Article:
I’ve been rereading Doris Lessing’s Prisons We Choose to Live Inside, a small collection of essays adapted from her lectures; some excerpts below. Inspiring humanism and amazing prescience. Highly recommended.
Sometimes it is hard to see anything good and hopeful in a world that seems increasingly horrific. To listen to the news is enough to make you think you are living in a lunatic asylum.
But wait . . . we all know the news is presented to us for maximum effect, that bad news seems, at least, to be more effective in arousing us than good news — which in itself is an interesting comment on the human condition. We are all regularly presented, day after day, with bad news, the worst, and I think our minds are more and more set into attitudes of foreboding and depression. But is it possible that all the bad things going on — and I don’t have to list them, for we all know what they are — are a reaction, a dragging undertow, to a forward movement in the human social evolution that we can’t easily see? Perhaps, looking back, let’s say in a century or two centuries, is it possible people will say, “That was a time when extremes battled for supremacy. The human mind was developing very fast in the direction of self-knowledge, self-command, and as always happens, as always has to happen, this thrust forwards aroused its opposite, the forces of stupidity, brutality, mob thinking”? I think it is possible. I think that this is what is happening.
In the balance against this hopeful fact, we must put a sad one, which is that large numbers of young people, when they reach the age of political activity, adopt a stance or an attitude [...] that democracy is only a cheat and a sham, only the mask for exploitation, and that they will have none of it. We have almost reached a point where if one values democracy, one is denounced as a reactionary. I think that this will be one of the attitudes that will be found most fascinating to historians of the future. For one thing, the young people who cultivate this attitude towards democracy are usually those who have never experienced its opposite: people who’ve lived under tyranny value democracy.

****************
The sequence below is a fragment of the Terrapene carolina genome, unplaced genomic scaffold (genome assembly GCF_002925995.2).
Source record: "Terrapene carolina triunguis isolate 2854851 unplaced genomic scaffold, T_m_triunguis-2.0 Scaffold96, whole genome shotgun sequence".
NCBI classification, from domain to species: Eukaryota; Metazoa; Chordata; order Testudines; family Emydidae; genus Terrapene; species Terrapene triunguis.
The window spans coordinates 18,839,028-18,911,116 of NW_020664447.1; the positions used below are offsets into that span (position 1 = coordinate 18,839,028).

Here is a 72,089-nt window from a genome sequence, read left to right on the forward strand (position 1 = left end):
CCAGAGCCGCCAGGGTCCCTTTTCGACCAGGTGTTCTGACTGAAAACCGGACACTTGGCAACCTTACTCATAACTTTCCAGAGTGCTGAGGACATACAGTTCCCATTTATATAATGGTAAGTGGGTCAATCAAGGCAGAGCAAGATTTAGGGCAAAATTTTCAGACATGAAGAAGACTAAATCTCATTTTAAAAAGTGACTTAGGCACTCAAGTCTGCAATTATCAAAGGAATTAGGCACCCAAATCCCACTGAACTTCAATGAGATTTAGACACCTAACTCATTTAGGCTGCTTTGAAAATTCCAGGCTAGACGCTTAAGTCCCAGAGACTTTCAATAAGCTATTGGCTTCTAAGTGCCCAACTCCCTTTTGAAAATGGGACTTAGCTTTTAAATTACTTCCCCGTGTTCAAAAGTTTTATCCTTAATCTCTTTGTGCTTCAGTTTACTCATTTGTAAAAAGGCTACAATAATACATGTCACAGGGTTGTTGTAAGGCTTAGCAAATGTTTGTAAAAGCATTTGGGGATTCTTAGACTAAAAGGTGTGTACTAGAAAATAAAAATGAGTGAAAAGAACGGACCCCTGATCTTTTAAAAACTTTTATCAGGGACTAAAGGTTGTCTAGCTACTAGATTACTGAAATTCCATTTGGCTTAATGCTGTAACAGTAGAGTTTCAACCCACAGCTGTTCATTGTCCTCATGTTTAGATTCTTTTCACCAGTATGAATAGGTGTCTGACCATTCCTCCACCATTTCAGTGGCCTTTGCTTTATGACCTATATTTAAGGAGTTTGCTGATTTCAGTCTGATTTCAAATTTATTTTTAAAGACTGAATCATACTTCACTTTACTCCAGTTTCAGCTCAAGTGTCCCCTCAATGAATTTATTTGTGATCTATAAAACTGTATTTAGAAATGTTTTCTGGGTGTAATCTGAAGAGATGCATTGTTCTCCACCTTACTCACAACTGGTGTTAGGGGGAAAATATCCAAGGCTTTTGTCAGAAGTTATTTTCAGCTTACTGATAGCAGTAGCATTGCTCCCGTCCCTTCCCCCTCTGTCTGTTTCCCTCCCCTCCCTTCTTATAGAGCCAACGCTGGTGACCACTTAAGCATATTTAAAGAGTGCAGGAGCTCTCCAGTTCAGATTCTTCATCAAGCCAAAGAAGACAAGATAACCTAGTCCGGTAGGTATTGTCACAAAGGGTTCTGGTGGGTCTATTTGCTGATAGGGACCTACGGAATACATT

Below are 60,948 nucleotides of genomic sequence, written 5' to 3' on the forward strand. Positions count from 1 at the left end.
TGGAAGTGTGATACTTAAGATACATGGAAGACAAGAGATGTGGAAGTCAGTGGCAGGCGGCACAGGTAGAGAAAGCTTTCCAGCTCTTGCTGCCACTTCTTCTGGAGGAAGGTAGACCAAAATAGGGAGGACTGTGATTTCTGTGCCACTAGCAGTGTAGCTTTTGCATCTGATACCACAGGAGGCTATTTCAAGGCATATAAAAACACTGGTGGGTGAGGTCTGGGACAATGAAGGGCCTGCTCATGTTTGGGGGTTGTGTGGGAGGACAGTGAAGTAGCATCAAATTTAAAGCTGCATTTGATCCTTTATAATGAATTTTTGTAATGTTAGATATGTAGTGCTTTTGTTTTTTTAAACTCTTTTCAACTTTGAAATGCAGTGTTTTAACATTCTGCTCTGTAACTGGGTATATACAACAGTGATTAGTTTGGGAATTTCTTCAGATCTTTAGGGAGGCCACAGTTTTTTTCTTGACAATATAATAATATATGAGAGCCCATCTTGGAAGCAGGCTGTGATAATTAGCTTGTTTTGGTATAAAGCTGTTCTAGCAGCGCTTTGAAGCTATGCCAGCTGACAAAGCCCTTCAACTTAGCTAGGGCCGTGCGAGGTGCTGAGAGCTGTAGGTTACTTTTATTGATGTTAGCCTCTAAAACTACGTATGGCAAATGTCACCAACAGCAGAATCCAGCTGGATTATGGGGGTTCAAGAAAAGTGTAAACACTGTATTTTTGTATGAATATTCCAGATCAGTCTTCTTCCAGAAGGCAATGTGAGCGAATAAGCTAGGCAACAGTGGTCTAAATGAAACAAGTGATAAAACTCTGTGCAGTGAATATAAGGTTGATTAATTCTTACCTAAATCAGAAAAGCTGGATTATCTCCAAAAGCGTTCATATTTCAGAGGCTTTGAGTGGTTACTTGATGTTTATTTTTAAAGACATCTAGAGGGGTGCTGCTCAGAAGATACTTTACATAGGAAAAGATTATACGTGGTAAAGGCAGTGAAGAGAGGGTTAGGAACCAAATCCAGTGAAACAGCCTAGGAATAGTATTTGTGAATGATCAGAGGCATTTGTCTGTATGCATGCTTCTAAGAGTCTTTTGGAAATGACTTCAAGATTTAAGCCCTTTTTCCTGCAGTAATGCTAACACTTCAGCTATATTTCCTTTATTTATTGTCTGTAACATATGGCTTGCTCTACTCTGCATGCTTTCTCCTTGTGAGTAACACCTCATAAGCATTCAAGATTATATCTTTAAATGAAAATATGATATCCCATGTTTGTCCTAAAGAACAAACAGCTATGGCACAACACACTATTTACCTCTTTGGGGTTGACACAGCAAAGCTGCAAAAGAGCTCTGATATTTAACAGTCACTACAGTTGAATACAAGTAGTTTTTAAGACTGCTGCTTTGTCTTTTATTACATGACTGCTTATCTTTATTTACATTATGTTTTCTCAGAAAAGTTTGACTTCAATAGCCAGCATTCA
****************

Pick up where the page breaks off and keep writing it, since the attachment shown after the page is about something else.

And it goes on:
It is not that I don’t understand it — I understand it only too well, having lived through the process myself. Democracy, liberty, fair play, and so forth — these have been stuffed down one’s throat, and suddenly you see the most appalling injustices all around you, and shout: “Hypocrite!” [...] But when people are in that state of mind, what is forgotten is that a democracy, no matter how imperfect, offers the possibility of reform, change. It offers freedom of choice. It is this freedom to choose that is the new idea, historically speaking. I think we tend to forget how new these ideas are, that an individual should have rights, that a citizen should be able to criticize the government.
That an individual should be entitled to the rule of the law — why, three or four centuries ago, they wouldn’t have known what you meant by it. Now it is an idea so powerful that strong and ruthless governments are brought down by it.
More reasons for optimism here.
(Photo via Derryck Mimbari)